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Sleep Breath. 2003 Jun;7(2):87-94.

Nasal breathing and continuous positive airway pressure (CPAP) in patients with obstructive sleep apnea (OSA).

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Klinik für Hals-, Nasen- und Ohrenheilkunde, Universitätsklinikum Schleswig-Holstein, Campus Lübeck, Germany.


Although nasal continuous positive airway pressure (nCPAP) treatment is the most efficient therapy for obstructive sleep apnea (OSA), compliance with therapy is poor because of several side effects. Among these adverse effects some are related to the reactions of the nose to nCPAP which are briefly described. In a long-term survey of 109 OSA patients, 80.6% continued nCPAP for at least 3 years until the last follow-up. Follow-up ranged between 0.8 and 109 months with a mean time of 43 (SD +/- 24.7) months. Among all patients treated with nCPAP, only 46.6% met our criteria for long-term compliance, defined as a mean use of the CPAP machine for at least 5 hours per night. Within the objective measures such as age, body mass index, neck circumference, nasal airflow, apnea-hypopnea index, minimal oxygen saturation, and level of nCPAP pressure, no predictive factor for daily use of nCPAP could be found. However, pretherapeutic daytime somnolence (measured by visual analogue scale and Epworth Sleepiness Scale) and its improvement obtained from the therapy showed a significant effect on the daily use of the CPAP machine.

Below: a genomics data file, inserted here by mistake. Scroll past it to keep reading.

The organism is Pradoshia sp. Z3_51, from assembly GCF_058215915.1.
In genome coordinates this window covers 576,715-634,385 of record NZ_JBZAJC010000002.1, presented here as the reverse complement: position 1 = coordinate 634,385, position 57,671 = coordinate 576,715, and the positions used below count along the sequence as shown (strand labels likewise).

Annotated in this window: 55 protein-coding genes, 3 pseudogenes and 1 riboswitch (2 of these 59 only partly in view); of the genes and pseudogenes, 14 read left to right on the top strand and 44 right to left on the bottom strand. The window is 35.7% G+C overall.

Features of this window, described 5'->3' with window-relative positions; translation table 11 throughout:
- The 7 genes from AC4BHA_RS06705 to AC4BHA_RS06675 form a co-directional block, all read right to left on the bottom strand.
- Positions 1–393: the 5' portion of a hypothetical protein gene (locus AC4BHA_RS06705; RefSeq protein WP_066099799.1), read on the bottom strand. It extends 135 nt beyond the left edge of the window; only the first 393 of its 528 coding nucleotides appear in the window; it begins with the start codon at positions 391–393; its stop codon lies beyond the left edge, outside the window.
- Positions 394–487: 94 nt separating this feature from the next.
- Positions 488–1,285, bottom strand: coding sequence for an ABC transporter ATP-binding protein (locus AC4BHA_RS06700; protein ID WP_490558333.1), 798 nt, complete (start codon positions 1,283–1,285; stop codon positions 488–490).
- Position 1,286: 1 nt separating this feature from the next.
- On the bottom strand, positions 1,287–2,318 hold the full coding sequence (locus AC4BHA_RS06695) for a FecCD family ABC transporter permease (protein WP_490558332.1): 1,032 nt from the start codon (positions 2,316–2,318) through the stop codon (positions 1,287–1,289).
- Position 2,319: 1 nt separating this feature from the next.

[Indexed for MEDLINE]

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